Agoraphobia wrote:Confused - what's a quorum for shareholder voting? Is it the majority of votes ENTITLED to vote AND Present at the meeting? How does proxy voting figure in to this equation? tia
Quorum for shareholder votes is a majority number of outstanding shares, present physically or through proxy. All outstanding shares are entitled to be voted by someone
, it just may not be the person who as of the date of the meeting holds the shares. The person entitled to vote the stock is the person who owned the stock as of the X-date (or record date, I believe, is the term Themis uses).
So if on the Record Date, A owns the shares but between the record date and shareholder meeting, sells her shares to B, A is still entitled to vote the shares at the shareholder meeting. Which is counterintuitive as shit, but there you are. The more likely result in the real world if someone's sold their shares between record date and the meeting is that they just don't show up and the shares don't get voted at all or they arrange a proxy with the person who took their shares.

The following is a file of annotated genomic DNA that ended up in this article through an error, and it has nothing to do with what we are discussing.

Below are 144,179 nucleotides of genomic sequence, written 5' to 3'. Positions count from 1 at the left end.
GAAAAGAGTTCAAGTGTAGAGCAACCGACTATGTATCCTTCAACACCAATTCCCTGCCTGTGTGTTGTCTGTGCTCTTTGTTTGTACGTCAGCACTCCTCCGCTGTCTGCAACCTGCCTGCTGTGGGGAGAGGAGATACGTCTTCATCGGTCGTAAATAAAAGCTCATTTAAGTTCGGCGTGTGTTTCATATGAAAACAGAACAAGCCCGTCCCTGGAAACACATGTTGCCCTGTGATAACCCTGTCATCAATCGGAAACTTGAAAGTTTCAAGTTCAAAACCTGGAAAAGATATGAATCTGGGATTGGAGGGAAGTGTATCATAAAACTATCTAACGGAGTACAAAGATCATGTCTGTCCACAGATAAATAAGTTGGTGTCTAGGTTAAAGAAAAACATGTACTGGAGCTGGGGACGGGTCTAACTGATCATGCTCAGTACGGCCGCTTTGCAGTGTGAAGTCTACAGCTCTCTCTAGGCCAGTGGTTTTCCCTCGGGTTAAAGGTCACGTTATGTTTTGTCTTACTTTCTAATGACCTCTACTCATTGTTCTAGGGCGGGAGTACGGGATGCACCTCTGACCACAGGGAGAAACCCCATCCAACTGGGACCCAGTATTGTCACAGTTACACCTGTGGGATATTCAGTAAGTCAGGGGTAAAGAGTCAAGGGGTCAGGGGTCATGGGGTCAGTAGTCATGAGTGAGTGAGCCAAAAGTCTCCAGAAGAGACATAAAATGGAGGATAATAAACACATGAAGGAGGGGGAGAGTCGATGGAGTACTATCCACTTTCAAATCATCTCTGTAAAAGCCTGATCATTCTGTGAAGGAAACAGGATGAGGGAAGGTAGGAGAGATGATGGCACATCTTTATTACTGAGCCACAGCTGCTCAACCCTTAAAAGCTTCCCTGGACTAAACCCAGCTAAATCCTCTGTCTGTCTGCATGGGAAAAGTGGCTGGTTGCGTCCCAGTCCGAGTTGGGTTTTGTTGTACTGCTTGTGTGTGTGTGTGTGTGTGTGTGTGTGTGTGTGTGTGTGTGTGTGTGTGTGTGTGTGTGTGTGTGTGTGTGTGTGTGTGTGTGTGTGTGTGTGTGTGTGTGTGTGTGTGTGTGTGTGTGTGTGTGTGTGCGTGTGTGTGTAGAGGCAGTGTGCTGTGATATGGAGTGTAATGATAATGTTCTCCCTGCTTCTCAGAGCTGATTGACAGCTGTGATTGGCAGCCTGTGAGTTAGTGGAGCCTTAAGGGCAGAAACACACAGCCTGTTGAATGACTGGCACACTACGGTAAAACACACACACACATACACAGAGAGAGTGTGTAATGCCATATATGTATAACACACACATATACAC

**Remember: We don't care how many SHAREHOLDERS are there, we just care how many SHARES are represented. So the shareholder doesn't have to physically be present. They can arrange for the shares to be voted by someone else through a proxy agreement.
That's to have a quorum present. To have a vote one way or the other, it's more yeas than nays. Think of it that way instead of a majority of shares present because people can choose to abstain from the vote and their shares aren't counted in the vote at all. abstention won't equal a nay, essentially.
Keep in mind too, this is different from the rules about Directors voting. That is a simply majority of directors for a quorum and to carry a motion is a simple majority of directors present.
***Also, in light of the below post, this above is just general non-state-specific corporate law as taught by Birdthistle. And the edits are because I keep using confusing sentences.